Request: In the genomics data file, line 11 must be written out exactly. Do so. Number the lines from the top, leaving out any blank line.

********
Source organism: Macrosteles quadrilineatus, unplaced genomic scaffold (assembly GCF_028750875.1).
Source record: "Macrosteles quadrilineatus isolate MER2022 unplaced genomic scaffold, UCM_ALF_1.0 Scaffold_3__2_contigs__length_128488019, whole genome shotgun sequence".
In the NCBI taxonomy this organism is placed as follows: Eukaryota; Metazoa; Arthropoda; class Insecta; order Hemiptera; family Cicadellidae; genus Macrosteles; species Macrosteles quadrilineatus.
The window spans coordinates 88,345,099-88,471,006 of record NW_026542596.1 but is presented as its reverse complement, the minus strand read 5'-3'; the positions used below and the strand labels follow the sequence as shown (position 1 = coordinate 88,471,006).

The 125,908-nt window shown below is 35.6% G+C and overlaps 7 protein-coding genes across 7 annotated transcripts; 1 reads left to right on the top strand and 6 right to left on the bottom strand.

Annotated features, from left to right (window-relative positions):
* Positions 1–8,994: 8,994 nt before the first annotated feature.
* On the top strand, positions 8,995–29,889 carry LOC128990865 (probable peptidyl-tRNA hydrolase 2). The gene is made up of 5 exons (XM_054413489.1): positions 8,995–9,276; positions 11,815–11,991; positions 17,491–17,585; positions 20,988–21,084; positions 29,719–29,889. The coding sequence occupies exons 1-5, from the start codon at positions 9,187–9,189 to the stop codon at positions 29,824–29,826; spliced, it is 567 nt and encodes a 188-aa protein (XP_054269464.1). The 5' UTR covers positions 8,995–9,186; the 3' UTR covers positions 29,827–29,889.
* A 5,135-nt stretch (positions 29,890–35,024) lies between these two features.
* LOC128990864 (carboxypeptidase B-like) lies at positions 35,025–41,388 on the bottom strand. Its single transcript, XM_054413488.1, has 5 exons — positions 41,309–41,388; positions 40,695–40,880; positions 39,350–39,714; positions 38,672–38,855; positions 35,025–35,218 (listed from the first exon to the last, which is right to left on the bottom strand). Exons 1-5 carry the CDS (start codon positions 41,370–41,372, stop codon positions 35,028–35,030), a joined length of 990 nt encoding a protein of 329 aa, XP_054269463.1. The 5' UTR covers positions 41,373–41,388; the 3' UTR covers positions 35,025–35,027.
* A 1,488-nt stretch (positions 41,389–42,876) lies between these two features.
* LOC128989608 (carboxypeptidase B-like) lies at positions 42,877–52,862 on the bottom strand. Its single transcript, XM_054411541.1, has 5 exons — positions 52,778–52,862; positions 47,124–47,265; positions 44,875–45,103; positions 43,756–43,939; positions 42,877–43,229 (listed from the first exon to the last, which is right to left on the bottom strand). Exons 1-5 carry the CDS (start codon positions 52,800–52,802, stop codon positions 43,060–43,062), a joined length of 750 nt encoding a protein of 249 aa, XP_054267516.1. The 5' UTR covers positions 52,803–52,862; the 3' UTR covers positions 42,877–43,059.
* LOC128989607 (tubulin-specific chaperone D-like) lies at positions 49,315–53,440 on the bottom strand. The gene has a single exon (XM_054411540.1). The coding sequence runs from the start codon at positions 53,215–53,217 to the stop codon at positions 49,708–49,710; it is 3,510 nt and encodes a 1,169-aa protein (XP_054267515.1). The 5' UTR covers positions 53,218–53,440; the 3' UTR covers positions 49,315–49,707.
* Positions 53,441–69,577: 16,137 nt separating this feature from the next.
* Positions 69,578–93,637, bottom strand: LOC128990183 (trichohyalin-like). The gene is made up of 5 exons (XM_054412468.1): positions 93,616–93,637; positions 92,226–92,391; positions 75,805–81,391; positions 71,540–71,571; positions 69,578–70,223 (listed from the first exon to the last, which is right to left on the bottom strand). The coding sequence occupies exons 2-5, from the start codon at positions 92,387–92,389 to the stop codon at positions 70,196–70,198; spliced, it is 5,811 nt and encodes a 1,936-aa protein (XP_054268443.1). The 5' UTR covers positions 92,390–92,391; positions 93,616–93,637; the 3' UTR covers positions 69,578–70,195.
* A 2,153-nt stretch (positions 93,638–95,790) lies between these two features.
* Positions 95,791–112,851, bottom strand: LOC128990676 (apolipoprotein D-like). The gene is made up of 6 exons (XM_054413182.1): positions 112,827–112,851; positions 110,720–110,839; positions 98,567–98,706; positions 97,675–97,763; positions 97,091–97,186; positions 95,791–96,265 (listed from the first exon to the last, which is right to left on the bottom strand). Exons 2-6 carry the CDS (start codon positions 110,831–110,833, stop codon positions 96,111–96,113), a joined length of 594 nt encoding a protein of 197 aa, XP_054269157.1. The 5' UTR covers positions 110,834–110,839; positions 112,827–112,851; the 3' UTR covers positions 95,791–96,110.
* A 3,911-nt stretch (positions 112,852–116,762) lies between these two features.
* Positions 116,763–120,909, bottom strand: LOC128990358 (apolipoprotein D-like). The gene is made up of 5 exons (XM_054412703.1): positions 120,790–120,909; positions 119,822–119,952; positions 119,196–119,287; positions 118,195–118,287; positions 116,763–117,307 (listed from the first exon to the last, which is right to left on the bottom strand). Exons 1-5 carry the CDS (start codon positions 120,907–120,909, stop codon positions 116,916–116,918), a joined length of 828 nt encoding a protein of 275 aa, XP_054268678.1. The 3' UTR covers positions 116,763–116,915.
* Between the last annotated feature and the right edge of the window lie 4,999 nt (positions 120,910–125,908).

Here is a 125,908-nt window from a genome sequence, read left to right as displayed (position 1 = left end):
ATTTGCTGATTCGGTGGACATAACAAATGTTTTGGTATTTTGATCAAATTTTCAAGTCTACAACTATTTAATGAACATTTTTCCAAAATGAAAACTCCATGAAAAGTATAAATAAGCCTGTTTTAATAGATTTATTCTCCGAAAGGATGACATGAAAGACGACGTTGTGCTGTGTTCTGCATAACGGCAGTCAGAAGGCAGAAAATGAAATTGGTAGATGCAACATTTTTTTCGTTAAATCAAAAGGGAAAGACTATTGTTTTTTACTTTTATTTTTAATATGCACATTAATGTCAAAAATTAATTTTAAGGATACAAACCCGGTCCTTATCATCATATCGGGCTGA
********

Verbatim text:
* A 1,488-nt stretch (positions 41,389–42,876) lies between these two features.